Mammal Felis silvestris catus (Feral cat)

Hairyman

Ludwig Leichhardt
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From above link.
"In the past year Arid Recovery has dissected 131 feral cats with their stomach contents containing a total of 291 mammals, 44 reptiles and 3 birds.
This averages out to at least two small animals for every feral cat.
It is estimated the feral cat population of Australia is currently between 15 and 20 million animals, and if each of these cats are eating one to two small animals each, that could be 30 to 40 million individual animals we lose EVERY DAY!"

I wonder what numbers of our wildlife foxes and road kills account for each day?
 

Dusty Miller

Alexander Pearce
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I think the cats have a much higher impact locally than the foxes, the fox scat I have examined often contains mainly beetle carapaces and vegetation, cat contents are always killed meat, so I assume the foxes are less damaging than the cats, per capita. The local foxes also scavenge meat from road kill as well (and often join it on the road).
 
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auscraft

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Timmy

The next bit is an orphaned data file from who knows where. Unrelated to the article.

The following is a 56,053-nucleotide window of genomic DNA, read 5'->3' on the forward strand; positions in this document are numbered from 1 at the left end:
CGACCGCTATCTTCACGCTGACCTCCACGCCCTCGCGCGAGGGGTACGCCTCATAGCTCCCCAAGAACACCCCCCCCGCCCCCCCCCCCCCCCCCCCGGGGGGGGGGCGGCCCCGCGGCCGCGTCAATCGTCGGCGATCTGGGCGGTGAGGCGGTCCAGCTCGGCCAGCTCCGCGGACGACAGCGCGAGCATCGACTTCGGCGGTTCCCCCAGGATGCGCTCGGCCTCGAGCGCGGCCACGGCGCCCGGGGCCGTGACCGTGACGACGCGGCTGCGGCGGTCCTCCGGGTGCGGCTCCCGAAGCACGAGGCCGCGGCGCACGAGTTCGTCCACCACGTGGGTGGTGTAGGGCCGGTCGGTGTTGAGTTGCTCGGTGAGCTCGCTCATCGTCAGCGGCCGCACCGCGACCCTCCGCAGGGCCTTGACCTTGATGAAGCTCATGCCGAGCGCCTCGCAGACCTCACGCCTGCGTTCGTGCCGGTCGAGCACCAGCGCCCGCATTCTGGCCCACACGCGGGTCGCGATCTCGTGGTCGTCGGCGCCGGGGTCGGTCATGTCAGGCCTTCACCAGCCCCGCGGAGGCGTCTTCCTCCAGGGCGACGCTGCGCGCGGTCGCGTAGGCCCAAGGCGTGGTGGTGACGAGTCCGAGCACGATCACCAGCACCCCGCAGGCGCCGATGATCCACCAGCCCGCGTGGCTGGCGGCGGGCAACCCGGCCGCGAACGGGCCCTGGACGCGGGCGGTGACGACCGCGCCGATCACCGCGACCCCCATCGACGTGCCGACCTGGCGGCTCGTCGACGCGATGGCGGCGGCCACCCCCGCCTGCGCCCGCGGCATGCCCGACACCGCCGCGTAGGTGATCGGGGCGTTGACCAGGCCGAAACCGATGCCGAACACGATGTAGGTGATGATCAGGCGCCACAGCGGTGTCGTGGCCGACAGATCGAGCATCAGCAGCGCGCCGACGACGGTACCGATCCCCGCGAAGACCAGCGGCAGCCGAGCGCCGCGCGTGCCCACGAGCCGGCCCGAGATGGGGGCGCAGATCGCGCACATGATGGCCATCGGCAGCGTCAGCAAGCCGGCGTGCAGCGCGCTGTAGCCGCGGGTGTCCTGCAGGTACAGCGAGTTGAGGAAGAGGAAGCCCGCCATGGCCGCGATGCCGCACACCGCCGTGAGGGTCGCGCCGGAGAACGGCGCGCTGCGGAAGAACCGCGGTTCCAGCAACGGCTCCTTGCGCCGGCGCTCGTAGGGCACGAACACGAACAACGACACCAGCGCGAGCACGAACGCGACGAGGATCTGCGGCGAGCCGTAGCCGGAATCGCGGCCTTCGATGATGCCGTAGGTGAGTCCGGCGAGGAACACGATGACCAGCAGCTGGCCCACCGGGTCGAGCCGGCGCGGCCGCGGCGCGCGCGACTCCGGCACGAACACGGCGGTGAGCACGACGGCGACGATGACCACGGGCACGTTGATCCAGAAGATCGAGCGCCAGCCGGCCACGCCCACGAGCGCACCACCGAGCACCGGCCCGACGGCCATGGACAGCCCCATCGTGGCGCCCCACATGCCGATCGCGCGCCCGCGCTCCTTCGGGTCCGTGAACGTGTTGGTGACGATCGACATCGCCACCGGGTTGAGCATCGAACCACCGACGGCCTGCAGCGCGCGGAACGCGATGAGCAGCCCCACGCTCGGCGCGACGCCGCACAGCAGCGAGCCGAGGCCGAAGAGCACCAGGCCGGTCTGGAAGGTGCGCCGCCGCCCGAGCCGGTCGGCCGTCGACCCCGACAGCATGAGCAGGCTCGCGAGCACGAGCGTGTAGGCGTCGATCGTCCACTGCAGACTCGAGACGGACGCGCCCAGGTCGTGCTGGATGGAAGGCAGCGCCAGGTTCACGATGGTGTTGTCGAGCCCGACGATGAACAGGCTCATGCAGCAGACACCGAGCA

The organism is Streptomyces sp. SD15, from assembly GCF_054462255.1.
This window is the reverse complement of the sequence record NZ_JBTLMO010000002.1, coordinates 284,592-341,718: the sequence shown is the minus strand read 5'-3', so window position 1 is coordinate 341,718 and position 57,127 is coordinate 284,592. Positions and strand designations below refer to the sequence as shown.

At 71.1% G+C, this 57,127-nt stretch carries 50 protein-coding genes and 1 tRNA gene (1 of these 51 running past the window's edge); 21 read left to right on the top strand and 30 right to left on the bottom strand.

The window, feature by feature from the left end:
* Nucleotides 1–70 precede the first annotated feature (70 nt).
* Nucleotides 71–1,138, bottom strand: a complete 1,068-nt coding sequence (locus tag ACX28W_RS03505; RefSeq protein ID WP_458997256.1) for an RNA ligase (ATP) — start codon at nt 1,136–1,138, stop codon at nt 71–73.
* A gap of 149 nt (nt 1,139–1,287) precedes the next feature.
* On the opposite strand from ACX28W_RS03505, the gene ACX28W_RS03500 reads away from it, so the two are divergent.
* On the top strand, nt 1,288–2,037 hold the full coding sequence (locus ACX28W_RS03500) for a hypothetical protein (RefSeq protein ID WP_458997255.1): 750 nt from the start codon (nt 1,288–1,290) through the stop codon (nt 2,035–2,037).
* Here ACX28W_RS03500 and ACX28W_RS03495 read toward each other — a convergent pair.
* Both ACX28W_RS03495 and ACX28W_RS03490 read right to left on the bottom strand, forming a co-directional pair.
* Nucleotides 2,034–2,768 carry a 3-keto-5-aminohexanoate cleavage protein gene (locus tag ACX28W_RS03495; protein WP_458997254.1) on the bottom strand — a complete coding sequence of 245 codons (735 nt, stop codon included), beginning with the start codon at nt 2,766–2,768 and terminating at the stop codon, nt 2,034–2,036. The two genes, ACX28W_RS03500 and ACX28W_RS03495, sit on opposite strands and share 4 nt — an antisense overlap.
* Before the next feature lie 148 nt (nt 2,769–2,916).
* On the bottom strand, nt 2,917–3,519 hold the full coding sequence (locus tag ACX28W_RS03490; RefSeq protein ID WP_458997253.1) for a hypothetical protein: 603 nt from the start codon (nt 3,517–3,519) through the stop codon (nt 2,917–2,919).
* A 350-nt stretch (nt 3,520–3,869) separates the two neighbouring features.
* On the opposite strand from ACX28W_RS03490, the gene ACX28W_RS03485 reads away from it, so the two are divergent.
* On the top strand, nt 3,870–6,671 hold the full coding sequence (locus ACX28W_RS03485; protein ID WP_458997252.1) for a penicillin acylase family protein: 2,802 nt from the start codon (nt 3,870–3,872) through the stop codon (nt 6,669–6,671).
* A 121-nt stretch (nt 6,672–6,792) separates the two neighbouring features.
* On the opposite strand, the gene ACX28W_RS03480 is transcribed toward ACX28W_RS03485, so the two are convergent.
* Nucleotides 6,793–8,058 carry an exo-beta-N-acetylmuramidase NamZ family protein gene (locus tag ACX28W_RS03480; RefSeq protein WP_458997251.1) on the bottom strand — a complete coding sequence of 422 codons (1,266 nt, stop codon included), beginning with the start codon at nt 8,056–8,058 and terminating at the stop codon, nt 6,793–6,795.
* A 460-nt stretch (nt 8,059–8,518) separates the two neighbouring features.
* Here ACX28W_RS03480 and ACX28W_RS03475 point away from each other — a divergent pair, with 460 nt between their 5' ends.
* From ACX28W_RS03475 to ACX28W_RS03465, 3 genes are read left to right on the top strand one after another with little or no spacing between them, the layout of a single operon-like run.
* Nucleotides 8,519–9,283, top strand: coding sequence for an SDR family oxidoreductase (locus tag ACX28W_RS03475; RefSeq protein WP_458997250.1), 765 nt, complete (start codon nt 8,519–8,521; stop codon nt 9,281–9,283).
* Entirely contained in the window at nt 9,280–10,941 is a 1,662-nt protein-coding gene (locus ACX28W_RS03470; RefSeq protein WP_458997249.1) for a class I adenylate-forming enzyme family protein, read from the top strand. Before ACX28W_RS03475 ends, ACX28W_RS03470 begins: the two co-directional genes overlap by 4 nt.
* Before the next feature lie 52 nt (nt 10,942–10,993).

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A few years ago I listened to an interesting radio program from the US aired on the ABC. it may still be available on their website. It dealt with parasites that affected the behavior of their hosts. One was a little parasite called a fluke that gets into ants "brains" and urges them to undertake behavior that gets them eaten by ruminants so the flukes can breed in the ruminants gut.

The other was cats and toxoplasmosis. The parasite breeds in the cats gut. Gets expelled in the cats scat. Rats eat the cat poo and the parasite makes its way into the rats brain. It then alters the rats brain (takes control of the rat). It causes the rat to have an attraction to the smell of cats. Ratty is then attracted to catty and is more easily caught and eaten.

The scary part was (and this is complete speculation with lack of brains to dissect) that this may affect humans in the same way. Hence the strange "cat people" with houses full of cats. Could it be the toxo parasite is controlling them, attracting them to cats? Perhaps.

Also the toxoplasmosis parasite is very dangerous to pregnant women.

Another cat horror story. I met a blind bloke years ago who was on the Australian parra Olympic ski team. He had been blinded by some disease he got from a feral cat he rescued out of a bin.
 

Hairyman

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... and that's another good reason to cook food thoroughly, especially wild food.
 
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